Infection Fatality Rate (IFR)

The Infection Fatality Rate (IFR) is different from a Case Fatality Rate. The IFR is determined from all of those who contracted an infection, including those who were asymptomatic and did not develop clinical symptoms.


On the other hand, the Case Fatality Rate measures how many fatalities occur after clinical symptoms are observed. In most cases the media reports on Case Fatality Rates which is why most statistics seen are significantly higher.

Papers and articles on the IFR:

23 December 2021 - pre-print

Meta-Research Innovation Center at Stanford (Stanford University)

Infection Fatality Rates
  0-19  years 0.0013%,
20-29 years 0.0088%,
30-39 years 0.021%,
40-49 years 0.042%,
50-59 years 0.14%,
60-69 years 0.65%

The median IFR in community-dwelling elderly and elderly overall was 2.9% (range 0.2%-6.9%) and 4.9% (range 0.2%-16.8%) without accounting for seroreversion (2.4% and 4.0%, respectively, accounting for 5% monthly seroreversion)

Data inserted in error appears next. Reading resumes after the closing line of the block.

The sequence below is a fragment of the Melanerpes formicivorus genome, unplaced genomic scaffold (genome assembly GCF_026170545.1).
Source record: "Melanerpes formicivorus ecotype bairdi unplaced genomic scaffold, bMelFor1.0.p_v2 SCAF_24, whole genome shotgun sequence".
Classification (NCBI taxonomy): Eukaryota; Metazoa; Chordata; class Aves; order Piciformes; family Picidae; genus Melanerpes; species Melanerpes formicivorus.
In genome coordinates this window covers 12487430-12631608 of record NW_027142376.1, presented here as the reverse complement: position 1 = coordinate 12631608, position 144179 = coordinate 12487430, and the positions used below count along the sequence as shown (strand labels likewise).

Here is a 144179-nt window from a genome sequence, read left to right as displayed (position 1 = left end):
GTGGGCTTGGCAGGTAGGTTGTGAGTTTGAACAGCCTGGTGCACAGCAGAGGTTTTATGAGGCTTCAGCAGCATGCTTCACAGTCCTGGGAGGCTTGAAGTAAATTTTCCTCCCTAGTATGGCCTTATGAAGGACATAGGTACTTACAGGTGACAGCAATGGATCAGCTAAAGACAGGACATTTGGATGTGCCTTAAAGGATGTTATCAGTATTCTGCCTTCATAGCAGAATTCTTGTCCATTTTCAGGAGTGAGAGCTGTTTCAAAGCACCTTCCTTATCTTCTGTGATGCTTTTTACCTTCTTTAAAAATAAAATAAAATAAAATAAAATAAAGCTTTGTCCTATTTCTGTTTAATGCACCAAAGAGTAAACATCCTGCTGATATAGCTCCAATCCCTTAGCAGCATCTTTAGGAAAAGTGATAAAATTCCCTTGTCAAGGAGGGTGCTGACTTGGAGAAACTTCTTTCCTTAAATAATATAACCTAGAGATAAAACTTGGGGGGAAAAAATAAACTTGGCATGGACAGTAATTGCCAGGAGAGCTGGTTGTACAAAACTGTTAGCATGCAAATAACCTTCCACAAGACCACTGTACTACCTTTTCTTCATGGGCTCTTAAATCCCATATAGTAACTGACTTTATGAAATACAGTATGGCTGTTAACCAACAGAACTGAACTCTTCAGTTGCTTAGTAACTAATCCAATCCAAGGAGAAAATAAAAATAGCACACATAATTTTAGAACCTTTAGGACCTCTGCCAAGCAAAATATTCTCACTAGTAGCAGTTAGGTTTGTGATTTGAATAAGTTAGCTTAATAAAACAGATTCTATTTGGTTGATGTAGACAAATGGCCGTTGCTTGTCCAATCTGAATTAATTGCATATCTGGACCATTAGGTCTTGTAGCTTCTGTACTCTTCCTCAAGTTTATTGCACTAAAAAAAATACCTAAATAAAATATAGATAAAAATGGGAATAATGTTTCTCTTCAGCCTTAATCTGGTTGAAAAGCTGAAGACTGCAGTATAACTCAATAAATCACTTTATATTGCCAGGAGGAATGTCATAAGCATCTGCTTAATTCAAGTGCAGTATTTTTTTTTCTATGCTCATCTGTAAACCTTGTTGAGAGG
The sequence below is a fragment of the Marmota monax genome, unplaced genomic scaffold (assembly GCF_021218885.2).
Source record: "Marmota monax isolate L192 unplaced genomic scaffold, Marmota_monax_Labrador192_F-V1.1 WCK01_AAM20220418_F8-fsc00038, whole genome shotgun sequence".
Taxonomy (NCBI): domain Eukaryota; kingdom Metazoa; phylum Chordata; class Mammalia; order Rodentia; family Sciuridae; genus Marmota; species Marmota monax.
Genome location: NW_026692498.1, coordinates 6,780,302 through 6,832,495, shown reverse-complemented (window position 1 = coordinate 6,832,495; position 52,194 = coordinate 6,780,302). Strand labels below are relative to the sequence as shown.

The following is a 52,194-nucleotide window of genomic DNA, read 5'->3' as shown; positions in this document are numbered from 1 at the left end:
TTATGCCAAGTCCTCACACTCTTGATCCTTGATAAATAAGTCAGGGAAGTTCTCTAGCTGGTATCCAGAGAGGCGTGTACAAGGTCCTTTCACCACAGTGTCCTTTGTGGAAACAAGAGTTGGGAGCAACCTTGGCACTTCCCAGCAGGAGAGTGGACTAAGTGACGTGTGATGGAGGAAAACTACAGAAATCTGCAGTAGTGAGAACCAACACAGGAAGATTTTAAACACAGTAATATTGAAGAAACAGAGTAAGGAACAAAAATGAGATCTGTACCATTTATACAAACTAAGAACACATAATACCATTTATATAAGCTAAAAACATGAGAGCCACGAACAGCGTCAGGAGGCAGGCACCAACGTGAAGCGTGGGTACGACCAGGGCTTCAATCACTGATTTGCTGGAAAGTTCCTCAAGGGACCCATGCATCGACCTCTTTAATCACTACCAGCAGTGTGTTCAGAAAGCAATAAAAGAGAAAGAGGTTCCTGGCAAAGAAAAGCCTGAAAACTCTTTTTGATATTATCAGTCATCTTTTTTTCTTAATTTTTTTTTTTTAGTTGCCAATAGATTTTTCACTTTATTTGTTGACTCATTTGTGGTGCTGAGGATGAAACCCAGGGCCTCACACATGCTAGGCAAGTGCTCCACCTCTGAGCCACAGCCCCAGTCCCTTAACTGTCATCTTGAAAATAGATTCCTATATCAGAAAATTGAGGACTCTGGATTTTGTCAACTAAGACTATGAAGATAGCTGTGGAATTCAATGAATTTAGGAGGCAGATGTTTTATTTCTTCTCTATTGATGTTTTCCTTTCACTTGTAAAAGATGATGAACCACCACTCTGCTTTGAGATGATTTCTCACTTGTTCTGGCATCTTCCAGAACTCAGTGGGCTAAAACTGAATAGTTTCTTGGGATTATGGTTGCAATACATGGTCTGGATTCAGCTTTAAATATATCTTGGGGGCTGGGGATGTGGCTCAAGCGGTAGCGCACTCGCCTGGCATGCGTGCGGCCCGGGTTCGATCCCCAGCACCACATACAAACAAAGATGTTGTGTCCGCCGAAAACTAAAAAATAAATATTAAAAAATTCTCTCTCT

European Journal of Clinical Investigation:
Reconciling estimates of global spread and infection fatality rates of COVID-19: An overview of systematic evaluations
John Ioanndis

Infection Fatality Rate (average) = 0.15%

March 2021

March 2021

Centers for Disease Control

No author attributed

Infection Fatality Rates

 0 - 17yo    = 0.002  %

18 - 49yo   = 0.05    %

50- 64yo   = 0.6      %

     - 65+     = 9.0      %

May 2020
World Health Organisation:
Infection fatality rate of Covid-19 inferred from seroprevalence data

Original Link:
Download pdf
John P A Ioanndis

IFR Corrected median overall                            = 0.23%
IFR Corrected median for under 70 years        = 0.05%

Dec 2020

JAMA Network:

(multiply numbers by 1.5 to get an annualised figure)

Deaths per million (JAMA).png